This week’s word is “Science.”
Following on from last week’s Night Sky, I have another science education book from DK books. This time the more general Do You Know About Science? by Emily Dodd. The book is a science primer aimed at children around 8 and upwards. As ever, it’s bright, vibrant, and filled with pictures.
What is Do You Know About Science?
The book is 144 pages in length and broken down into 6 sections. The section titles don’t mention traditional discipline names, such as Chemistry, Physics, and Biology. This is not a textbook, it’s a guidebook for inquisitive minds.
The section headings are:
- The Living World.
- Human body.
- The Material World.
- Forces and Movement.
- Our Planet.
Each double page spread poses a question that pertains to the section it’s in. In the Living World section, the book asks things like, “What do living things need to survive?” or “How big are bacteria?” In the material world section we find out “What is everything made of?” and “Why is lemon juice sour?” (We do not find out what happens if you have a paper cut and squeeze lemon juice into it.) There is usually another deeper question posed on each page too, such as “What other things are microscopic?” and “What happens when you split an atom?” Overall, the book promises to answer over 200 questions and the answers it offers are excellent, with just the right level of detail for its target audience.
Regular readers of my column will understand that I’m saddened to find there is no “What is the Periodic Table?” page, but this gives an indication of the age range of this book. Do You Know About Science? is an elementary science book, that explains basic concepts in simple easy to understand language. Each double page has a large picture at its centre with text and text boxes arranged around it. If you want to explain why chocolate melts or how blood moves around the body, in simple terms, it’s in here.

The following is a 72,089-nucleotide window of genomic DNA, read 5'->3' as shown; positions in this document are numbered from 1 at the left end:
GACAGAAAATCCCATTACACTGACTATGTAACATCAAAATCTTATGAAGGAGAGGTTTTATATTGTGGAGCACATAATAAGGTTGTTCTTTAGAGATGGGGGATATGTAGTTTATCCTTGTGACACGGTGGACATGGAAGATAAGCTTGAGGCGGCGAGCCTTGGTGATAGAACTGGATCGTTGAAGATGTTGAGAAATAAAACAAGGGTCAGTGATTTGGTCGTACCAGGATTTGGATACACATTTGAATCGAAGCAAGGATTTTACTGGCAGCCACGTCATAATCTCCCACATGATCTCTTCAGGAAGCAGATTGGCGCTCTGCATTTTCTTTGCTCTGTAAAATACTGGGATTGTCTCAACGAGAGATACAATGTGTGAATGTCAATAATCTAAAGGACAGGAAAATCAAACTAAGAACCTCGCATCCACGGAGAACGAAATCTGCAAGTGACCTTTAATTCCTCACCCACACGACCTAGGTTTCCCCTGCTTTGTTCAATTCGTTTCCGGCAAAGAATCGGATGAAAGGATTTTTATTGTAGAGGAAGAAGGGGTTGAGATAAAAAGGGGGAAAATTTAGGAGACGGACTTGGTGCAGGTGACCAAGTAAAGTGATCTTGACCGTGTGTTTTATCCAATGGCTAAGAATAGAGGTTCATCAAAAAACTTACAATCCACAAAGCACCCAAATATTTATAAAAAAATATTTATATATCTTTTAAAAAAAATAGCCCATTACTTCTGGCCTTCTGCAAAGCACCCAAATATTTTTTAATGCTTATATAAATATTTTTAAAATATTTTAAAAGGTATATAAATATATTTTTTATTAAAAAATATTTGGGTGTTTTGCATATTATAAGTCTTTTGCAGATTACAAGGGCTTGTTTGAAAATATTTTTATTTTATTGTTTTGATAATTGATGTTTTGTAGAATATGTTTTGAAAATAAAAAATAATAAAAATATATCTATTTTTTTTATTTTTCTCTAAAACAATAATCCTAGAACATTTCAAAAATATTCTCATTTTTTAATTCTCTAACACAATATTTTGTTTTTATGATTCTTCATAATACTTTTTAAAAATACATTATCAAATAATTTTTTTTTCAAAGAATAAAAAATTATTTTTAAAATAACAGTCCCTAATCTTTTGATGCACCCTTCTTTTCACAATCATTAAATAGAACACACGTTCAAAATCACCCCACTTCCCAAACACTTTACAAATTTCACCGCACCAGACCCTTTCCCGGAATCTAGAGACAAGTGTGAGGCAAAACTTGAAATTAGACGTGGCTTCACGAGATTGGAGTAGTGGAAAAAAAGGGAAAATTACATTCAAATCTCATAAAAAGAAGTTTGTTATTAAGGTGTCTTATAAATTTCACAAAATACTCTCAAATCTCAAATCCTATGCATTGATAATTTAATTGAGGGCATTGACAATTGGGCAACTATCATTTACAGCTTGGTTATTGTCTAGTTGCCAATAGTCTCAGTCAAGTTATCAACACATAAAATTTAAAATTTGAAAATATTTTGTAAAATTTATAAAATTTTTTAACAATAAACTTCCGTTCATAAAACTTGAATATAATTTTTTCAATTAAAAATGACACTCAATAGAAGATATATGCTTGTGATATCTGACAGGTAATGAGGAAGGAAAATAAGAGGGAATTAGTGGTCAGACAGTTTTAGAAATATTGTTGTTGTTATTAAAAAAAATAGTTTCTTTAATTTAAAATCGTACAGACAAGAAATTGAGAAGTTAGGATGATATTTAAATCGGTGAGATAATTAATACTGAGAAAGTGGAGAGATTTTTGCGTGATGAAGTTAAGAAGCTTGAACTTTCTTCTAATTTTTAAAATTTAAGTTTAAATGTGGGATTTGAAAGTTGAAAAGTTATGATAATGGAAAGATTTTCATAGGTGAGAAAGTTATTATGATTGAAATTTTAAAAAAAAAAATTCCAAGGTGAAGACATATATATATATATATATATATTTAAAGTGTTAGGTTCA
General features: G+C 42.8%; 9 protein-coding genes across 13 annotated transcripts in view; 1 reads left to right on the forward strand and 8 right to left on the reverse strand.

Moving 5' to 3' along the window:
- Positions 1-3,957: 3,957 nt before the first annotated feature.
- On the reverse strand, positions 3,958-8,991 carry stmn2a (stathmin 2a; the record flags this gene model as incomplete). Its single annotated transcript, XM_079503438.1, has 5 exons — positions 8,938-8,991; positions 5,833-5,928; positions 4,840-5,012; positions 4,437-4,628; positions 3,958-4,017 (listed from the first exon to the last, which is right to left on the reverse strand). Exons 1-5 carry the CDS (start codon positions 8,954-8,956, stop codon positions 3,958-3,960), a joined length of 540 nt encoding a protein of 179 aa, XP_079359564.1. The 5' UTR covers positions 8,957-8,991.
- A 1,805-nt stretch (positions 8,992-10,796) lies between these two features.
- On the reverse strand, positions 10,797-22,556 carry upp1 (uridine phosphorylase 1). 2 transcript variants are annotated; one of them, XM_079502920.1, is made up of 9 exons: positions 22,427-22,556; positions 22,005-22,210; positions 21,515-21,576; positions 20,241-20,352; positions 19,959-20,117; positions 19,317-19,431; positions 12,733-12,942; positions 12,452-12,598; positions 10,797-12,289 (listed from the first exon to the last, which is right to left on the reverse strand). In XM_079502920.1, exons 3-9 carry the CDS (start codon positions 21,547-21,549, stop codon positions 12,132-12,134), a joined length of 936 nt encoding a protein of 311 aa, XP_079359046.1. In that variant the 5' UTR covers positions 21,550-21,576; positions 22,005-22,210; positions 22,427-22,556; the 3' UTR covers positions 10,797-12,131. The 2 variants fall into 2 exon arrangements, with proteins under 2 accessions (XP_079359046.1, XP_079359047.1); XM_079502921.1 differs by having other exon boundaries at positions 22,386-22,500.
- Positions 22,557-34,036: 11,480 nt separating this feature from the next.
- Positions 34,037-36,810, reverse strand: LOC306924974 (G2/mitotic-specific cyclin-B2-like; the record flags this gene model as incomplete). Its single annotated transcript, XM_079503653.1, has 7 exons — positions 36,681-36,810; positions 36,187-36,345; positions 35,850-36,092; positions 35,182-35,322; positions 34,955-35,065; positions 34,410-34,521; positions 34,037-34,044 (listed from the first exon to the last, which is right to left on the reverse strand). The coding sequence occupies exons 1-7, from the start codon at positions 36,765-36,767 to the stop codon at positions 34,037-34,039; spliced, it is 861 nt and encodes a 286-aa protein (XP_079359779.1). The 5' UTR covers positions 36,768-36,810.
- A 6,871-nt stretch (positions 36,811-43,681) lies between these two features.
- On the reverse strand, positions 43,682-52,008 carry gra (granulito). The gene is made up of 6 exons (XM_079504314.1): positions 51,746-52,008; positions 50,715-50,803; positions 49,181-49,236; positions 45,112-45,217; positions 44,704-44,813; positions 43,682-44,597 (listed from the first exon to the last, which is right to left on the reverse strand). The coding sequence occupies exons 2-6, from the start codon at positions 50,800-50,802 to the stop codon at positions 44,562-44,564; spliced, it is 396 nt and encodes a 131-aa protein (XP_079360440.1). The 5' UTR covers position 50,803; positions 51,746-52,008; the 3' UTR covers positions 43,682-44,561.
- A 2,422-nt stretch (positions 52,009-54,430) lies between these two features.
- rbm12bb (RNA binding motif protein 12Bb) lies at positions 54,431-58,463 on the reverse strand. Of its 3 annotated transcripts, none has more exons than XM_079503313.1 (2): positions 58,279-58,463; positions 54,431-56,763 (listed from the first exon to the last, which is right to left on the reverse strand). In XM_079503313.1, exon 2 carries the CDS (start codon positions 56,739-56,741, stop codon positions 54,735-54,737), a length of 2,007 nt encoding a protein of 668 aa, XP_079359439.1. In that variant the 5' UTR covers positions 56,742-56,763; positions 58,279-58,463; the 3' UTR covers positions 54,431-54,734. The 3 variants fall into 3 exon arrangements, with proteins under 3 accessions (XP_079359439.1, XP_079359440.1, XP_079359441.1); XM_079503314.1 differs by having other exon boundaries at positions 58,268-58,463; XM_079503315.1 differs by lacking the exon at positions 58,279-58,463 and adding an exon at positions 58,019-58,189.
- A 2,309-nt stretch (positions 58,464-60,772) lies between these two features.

One text box on every page has a True or False? (or sometimes a “quick quiz”) section that invites further thought and investigation. You’ll need to go outside the confines of the book to discover the full answers to the statements offered. That said, there is a quick answer section at the back of the book to check against your discoveries. True or False statements include “The glue on sticky notes was discovered by accident,” “When you bake a cake a chemical reaction takes place,” and “Earth is the only planet with an atmosphere.”
Why read “Do You Know About Science?”
Once again, DK has produced an excellent book to explain to inquisitive children how the world works. Every page has something of interest on it. I could list every question posed in the book, and you’d find yourself thinking each of them more than worthy of answering. Whether you want to explain why the planet is blue, how hurricanes occur, what makes things speed up, or how plastic is made, it’s in this book.
As is usual for DK, the book’s text is clear and informative, backed up by vibrant, engaging pictures and well-conceived diagrams. If you have a budding scientist on your house, I highly recommend checking out Do You Know About Science?
If you enjoyed this post, do check out my other Word Wednesday columns, here
Disclaimer: I was sent a copy of this book to review.